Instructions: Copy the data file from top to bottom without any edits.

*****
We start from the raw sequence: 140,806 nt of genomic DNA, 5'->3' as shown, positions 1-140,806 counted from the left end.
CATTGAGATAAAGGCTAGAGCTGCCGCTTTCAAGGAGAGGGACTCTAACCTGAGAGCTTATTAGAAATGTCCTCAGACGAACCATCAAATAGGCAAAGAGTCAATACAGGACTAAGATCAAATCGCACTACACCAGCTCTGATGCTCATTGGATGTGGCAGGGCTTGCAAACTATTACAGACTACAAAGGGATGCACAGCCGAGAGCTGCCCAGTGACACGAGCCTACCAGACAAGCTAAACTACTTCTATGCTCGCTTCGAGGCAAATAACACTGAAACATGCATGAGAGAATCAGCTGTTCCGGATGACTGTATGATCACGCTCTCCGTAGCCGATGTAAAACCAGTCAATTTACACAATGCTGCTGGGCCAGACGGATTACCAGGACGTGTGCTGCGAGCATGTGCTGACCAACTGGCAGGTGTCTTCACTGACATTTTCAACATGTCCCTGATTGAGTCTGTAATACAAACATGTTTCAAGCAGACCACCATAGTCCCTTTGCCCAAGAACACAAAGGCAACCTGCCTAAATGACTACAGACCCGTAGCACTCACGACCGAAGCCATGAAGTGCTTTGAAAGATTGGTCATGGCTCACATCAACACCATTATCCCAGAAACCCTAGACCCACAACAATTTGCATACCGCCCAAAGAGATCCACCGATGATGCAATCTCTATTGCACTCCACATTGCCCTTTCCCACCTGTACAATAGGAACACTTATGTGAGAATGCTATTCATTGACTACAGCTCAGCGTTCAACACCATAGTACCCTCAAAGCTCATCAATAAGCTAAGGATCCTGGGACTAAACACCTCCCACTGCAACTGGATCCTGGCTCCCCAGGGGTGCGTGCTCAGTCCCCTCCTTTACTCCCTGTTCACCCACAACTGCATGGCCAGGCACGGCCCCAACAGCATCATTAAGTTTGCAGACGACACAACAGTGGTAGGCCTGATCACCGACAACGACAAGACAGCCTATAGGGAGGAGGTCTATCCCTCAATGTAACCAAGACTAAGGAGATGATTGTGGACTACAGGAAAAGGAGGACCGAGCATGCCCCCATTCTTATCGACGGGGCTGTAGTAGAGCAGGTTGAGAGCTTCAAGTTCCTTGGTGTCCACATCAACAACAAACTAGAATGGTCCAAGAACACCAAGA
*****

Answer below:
We start from the raw sequence: 140,806 nt of genomic DNA, 5'->3' as shown, positions 1-140,806 counted from the left end.
CATTGAGATAAAGGCTAGAGCTGCCGCTTTCAAGGAGAGGGACTCTAACCTGAGAGCTTATTAGAAATGTCCTCAGACGAACCATCAAATAGGCAAAGAGTCAATACAGGACTAAGATCAAATCGCACTACACCAGCTCTGATGCTCATTGGATGTGGCAGGGCTTGCAAACTATTACAGACTACAAAGGGATGCACAGCCGAGAGCTGCCCAGTGACACGAGCCTACCAGACAAGCTAAACTACTTCTATGCTCGCTTCGAGGCAAATAACACTGAAACATGCATGAGAGAATCAGCTGTTCCGGATGACTGTATGATCACGCTCTCCGTAGCCGATGTAAAACCAGTCAATTTACACAATGCTGCTGGGCCAGACGGATTACCAGGACGTGTGCTGCGAGCATGTGCTGACCAACTGGCAGGTGTCTTCACTGACATTTTCAACATGTCCCTGATTGAGTCTGTAATACAAACATGTTTCAAGCAGACCACCATAGTCCCTTTGCCCAAGAACACAAAGGCAACCTGCCTAAATGACTACAGACCCGTAGCACTCACGACCGAAGCCATGAAGTGCTTTGAAAGATTGGTCATGGCTCACATCAACACCATTATCCCAGAAACCCTAGACCCACAACAATTTGCATACCGCCCAAAGAGATCCACCGATGATGCAATCTCTATTGCACTCCACATTGCCCTTTCCCACCTGTACAATAGGAACACTTATGTGAGAATGCTATTCATTGACTACAGCTCAGCGTTCAACACCATAGTACCCTCAAAGCTCATCAATAAGCTAAGGATCCTGGGACTAAACACCTCCCACTGCAACTGGATCCTGGCTCCCCAGGGGTGCGTGCTCAGTCCCCTCCTTTACTCCCTGTTCACCCACAACTGCATGGCCAGGCACGGCCCCAACAGCATCATTAAGTTTGCAGACGACACAACAGTGGTAGGCCTGATCACCGACAACGACAAGACAGCCTATAGGGAGGAGGTCTATCCCTCAATGTAACCAAGACTAAGGAGATGATTGTGGACTACAGGAAAAGGAGGACCGAGCATGCCCCCATTCTTATCGACGGGGCTGTAGTAGAGCAGGTTGAGAGCTTCAAGTTCCTTGGTGTCCACATCAACAACAAACTAGAATGGTCCAAGAACACCAAGA